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Prototyping in order to navigate the online course site and syllabus

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Helen Crump
8 February 2013

 "In the online classroom, students will seize upon your syllabus as if it were a map. Students will want to know how to proceed and where everything is located. So, one of the first things you must do, whether through the syllabus or in an introductory message, is to explain the “geography” of the course (Ko and Rossen, 2012 ,p.20).

I need to design such "geography" with the hypothesis in mind that students will be able to navigate the online course site and syllabus with ease and efficiency as a result of my design.

To best design for the "navigational" aspects of the course syllabus, namely the hyperlinks, taxonomies, drop down boxes etc, and to ascertain how students would like to interact with such functionality, I think that a paper based prototype tool will best serve my purpose. 

Then, having undergone the exercise and designed the prototype, I'd seek to collect feedback on the design experience by asking a group of students to undertake a "trial run". After which, I'd invite them, in pairs, to discuss their experience. I'd record the discussion and analyse their feedback. 


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Jane Challinor
12:34pm 10 February 2013 (Edited 12:34pm 10 February 2013)

Hi Helen

I piggy backed on this to do my prototyping.  Navigation is the one thing my students always complain about when they get introduced to the VLE. I think they also find it irritating that different tutors have different set ups for their Learning Rooms.  I'd like to see this prototyping extended to find the optimum topography for the home page and then offer this as a template for the whole course.

Getting student views is crucial. I think this is a great idea overall :)

Helen Guerin
2:46pm 10 February 2013

Hi Helen,

I really like your project. I'm involved in a similar project in real life and I agree with Jane's suggestions above. Also, it might be worthwhile piloting this project with a group of your fellow teachers. Usually, you'll get great feedback and almost every possible criticism;-)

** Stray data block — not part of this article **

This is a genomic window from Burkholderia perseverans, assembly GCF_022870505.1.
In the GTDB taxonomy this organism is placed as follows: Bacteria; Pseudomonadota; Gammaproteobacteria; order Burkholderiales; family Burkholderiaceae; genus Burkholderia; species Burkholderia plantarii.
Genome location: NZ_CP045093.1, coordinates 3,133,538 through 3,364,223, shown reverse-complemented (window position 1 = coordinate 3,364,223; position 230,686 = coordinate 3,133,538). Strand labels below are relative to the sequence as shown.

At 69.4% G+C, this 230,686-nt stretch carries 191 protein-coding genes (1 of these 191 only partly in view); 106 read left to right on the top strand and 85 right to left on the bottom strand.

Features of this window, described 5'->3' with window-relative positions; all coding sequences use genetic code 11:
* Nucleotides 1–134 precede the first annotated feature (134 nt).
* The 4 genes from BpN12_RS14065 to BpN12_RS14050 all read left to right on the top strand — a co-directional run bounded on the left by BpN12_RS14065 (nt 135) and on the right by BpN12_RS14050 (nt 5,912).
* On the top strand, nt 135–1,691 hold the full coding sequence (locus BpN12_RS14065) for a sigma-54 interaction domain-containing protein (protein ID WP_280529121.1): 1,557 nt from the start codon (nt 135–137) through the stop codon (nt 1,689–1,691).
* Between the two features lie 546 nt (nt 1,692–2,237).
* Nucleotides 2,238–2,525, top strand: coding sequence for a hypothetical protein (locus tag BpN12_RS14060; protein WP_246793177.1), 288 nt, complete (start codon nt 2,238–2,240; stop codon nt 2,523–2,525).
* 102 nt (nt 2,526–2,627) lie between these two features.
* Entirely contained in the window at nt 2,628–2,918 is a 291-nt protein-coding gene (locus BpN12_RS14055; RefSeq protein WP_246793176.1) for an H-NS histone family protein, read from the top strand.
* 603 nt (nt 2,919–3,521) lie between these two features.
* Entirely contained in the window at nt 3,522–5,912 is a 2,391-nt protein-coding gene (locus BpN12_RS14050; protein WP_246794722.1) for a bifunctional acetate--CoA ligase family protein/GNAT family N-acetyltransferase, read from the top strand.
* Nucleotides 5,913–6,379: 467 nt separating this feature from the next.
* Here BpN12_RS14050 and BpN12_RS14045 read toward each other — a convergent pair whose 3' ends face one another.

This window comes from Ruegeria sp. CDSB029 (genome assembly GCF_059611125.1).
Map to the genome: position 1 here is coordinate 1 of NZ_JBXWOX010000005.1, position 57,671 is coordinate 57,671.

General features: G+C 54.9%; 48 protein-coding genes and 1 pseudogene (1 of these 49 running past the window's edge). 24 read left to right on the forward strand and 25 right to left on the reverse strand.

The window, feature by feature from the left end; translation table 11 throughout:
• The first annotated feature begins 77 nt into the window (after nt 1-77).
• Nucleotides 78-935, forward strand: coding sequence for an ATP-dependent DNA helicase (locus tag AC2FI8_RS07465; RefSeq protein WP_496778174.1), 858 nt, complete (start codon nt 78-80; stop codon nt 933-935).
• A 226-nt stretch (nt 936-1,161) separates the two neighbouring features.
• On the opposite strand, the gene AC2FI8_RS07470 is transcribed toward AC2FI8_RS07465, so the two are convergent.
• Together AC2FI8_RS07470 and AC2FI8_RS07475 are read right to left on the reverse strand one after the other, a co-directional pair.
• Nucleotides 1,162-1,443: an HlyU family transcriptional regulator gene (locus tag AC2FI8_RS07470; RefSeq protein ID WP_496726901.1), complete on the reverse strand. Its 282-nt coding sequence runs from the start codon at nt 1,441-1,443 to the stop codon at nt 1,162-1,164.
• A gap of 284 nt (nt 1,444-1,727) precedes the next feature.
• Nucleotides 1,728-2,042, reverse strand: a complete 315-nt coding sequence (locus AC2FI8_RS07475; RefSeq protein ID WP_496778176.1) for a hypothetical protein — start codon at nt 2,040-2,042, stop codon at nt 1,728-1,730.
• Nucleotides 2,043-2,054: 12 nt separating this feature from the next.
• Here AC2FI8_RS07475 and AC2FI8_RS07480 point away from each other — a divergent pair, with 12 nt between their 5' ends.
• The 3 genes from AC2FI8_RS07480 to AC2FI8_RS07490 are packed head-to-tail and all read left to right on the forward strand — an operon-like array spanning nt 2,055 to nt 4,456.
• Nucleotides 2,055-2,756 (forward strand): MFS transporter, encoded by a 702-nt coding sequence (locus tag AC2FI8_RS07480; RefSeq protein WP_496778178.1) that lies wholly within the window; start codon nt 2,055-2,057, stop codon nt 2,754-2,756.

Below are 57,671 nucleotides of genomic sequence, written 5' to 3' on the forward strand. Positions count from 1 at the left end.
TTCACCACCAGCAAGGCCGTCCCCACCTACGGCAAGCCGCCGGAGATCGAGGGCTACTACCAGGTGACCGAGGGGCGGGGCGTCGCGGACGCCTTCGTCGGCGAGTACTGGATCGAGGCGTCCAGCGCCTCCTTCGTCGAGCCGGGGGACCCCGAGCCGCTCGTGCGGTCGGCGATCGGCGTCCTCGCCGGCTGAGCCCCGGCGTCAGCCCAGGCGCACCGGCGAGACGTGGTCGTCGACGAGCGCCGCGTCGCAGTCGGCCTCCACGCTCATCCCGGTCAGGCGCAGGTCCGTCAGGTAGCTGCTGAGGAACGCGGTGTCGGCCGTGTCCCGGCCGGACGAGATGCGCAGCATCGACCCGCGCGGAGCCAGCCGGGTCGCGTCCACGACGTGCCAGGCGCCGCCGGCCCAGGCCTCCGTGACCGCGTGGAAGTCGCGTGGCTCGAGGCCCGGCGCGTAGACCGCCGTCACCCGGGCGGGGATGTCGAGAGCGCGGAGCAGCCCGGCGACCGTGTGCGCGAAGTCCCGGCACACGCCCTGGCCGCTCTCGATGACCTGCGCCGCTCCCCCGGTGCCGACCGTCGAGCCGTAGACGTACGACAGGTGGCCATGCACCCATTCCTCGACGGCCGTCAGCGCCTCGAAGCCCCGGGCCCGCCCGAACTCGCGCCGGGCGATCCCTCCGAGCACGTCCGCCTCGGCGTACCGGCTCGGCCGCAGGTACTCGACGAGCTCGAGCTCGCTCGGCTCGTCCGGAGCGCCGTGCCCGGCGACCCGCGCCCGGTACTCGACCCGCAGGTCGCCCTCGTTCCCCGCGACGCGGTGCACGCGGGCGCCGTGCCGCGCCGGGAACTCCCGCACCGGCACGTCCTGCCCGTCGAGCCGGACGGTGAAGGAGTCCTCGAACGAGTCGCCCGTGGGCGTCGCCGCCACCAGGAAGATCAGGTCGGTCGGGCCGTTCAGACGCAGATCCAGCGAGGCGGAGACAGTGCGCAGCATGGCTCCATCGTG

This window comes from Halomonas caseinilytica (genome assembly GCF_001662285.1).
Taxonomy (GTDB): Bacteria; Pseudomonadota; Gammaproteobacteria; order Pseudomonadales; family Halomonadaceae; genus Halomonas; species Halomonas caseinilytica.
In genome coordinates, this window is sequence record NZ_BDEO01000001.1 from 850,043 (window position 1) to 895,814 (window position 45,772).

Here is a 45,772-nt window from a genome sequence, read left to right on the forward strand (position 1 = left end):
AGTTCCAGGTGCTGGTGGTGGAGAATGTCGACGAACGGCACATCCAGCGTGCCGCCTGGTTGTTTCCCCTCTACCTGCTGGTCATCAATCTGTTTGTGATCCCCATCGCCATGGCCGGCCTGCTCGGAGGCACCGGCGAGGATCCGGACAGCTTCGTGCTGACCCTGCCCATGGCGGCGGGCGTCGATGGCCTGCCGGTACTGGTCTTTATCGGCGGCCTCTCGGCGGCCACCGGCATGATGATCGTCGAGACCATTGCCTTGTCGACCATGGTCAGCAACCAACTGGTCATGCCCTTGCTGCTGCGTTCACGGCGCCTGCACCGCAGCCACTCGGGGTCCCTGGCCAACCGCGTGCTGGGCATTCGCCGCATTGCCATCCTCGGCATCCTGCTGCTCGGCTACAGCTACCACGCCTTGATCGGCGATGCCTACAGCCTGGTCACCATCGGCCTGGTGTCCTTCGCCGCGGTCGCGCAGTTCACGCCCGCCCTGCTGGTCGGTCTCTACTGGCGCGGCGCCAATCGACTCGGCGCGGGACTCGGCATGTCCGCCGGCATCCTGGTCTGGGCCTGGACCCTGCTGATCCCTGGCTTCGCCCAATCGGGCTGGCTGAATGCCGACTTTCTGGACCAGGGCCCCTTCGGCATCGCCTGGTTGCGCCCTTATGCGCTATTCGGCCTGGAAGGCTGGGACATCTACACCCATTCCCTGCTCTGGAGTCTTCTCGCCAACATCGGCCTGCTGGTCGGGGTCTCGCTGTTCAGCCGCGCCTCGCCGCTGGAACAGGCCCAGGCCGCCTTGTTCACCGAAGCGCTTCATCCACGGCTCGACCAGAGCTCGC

Best of luck. Regards, Helen

Helen Whitehead
4:28pm 10 February 2013

I'd like to see the paper version of your prototype. I also think it might be useful for all of us planning courses that need this kind of resource.

Another Helen!

Helen Crump
5:04pm 10 February 2013

Erm, such a simple little thing as navigating the course site, or syllabus, is proving to be an extremely interesting, and worthwhile, exercise in terms of prototyping online learning design. At this stage, it's just a plan for me, so unfortunately, I don't have a paper version of the exercise to show for it. I like Jane's idea about trying to discover the optimum topography for course navigation so that some kind of uniformity of design might be deployed to help students navigate a whole course.

Thanks for your comments.


Marion Manton
9:10am 12 February 2013

Yes if you can crack the optimum topography you will have acheived something momentus, a small note of caution, is that in my experience you won't get consesus on what this should be, I also think when you evaluate prototypes for learning environments you tend to get feedback from people who are using it for a few minutes, when what you are designing is something which hopefully works well if they study for months, this does change some of your design choices, but is harder to get feedback on.

Ida Brandão
3:40pm 12 February 2013 (Edited 3:49pm 12 February 2013)

I think that a course outline is useful to have the global picture. In Moodle, the ebook activity serves well this purpose, i.e:

Introduction - Target participants - Course duration - Learning outcomes - Methodology/VLE  - Contents - Resources - Terms of assessment - Calendar of Activities

Then, it's important to keep the same structure of topics/weeks, it's easier for participants  to follow. I think it's important to have a design consistency along a course.

When you have different teachers running different learning units, it may interfere with their freedom to organize their  own teaching-learning process.

But even if teachers choose to have different designs in the same course, its important to keep consistency in their own learning unit.

Helen Crump
4:09pm 12 February 2013

Hello Ida

Thanks for your comments about course outline. Currently, I don't use a VLE and I don't know about the ebook in Moodle, but I'm with you as regards the importance of "design consistency". I'm almost fanatical about consitency of terminology, fonts, line spacings etc. It's all these little things, the attention to details that add up to create the right impression and help people understand your instructions and successfuly navigate your course :)


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